All participants were part of the Infant Feeding and Early Development (IFED) Study, a longitudinal cohort study designed to identify differences in estrogen-responsive outcomes in infants fed cow milk–based formula, soy-based formula, or breast milk. Between August 2010 and March 2014, IFED enrolled mothers in the third trimester of pregnancy or within the first 72 hr postpartum and followed their infants prospectively. Feeding group was determined by the mother’s intention to feed a simple, exclusive regimen from birth; mother–infant pairs were excluded if their feeding method changed during follow-up. Eligible mothers had to speak English, be ≥ 18 years of age, and have no history of gestational diabetes, thyroid dysfunction, or other endocrine disorders. Eligible infants were healthy singletons, born between 37 and 42 weeks of gestation with a birth weight between 2,500 and 4,500 g. Mothers provided written informed consent for both themselves and their infants. The IFED study protocol was approved by the institutional review boards at the National Institute of Environmental Health Sciences and the Children’s Hospital of Philadelphia, the clinical site of the study.
All infant girls were followed until 9 months of age. Visits occurred every 2 weeks until 1 month of age and then every 4 weeks until end of follow-up. At each visit, infants had a physical examination and had biological samples collected, including a swab taken from the introitus of the vagina for cytological analysis. Methods related to swab collection and sample treatment have been previously described (Adgent et al. 2013). The study enrolled 410 mother–infant pairs, 397 of which contributed at least one swab sample. Two hundred eighty-three infant boys and girls completed the full course of the study (70 breast milk–fed, 111 cow formula–fed, and 102 soy formula–fed).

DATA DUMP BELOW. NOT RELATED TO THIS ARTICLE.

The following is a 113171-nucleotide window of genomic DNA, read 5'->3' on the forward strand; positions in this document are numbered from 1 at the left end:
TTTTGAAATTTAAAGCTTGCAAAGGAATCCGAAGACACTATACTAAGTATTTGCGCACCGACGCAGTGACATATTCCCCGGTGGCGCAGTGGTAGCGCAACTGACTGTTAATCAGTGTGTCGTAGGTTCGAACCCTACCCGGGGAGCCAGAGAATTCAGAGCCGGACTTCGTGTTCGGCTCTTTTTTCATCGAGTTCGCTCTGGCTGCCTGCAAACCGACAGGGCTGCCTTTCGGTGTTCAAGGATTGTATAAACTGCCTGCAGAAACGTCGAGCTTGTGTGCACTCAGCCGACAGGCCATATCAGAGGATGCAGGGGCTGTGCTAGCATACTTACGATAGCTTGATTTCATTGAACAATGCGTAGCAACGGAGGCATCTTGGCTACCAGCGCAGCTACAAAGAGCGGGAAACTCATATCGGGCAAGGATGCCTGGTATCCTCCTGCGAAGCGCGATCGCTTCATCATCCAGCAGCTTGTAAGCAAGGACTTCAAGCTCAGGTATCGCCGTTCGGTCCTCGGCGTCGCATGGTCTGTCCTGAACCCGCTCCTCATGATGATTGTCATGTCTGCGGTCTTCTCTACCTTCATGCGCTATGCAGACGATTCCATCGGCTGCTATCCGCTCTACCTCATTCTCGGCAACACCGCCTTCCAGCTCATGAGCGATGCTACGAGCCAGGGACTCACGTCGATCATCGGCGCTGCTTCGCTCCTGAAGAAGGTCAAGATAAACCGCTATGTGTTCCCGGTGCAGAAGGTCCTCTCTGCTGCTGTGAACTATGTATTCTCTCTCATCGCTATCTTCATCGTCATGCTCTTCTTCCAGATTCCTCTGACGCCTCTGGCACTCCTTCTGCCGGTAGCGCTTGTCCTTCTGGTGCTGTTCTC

Our study used DNA extracted from cytology swabs collected after 17 December 2012. At this time, recruitment and follow-up of breastfed infants had concluded making those samples (all collected before 17 December 2012) unavailable for our analysis. The IFED study also enrolled boys who had swabs taken from the urethral meatus. DNA yields from the urethral samples were poor, so we excluded boys from the methylation study. Therefore, our analyses included only samples from cow milk– and soy formula–fed girls.
DNA was extracted from polyester swabs stored in SurePath Preservative (BD Diagnostics, Durham, NC) using the QIAamp DNA blood mini kit (Qiagen). After extraction, 237 of 464 available samples yielded sufficient DNA for further analysis. All extracted DNA was bisulfite converted using the EZ DNA methylation kit (Zymo Research) according to the manufacturer’s protocol. The 20 swabs yielding most DNA were used for epigenome-wide DNA methylation analysis with Infinium HumanMethylation450 BeadChip arrays (Illumina Inc.), including 2 samples run in duplicate. Input DNA ranged from 200 to 500 ng, which is less than the 500 ng recommended by the manufacturer. Additional details are provided in “DNA extraction and quantification” and “Epigenome wide array analysis” in the Supplemental Material.
The remaining 217 samples, from 52 girls, were used for pyrosequencing as described in “Pyrosequencing analysis” in the Supplemental Material and Table S1. During follow-up, 2 of the 52 infants changed feeding method and were therefore excluded, yielding a final sample size of 214 samples from 50 infant girls (155 from 28 soy formula–fed and 59 from 22 cow formula–fed). See Figure S1 for a complete description of sample selection. To provide direct comparison to 450K results we also pyrosequenced 10 samples that had been successfully analyzed on the 450K platform.
The relationship between DNA methylation and gene mRNA expression was examined using publically available Cancer Genome Atlas (TCGA) correlation analyses deposited at Broad GDAC Firehose (https://gdac.broadinstitute.org/; no licensing approval required).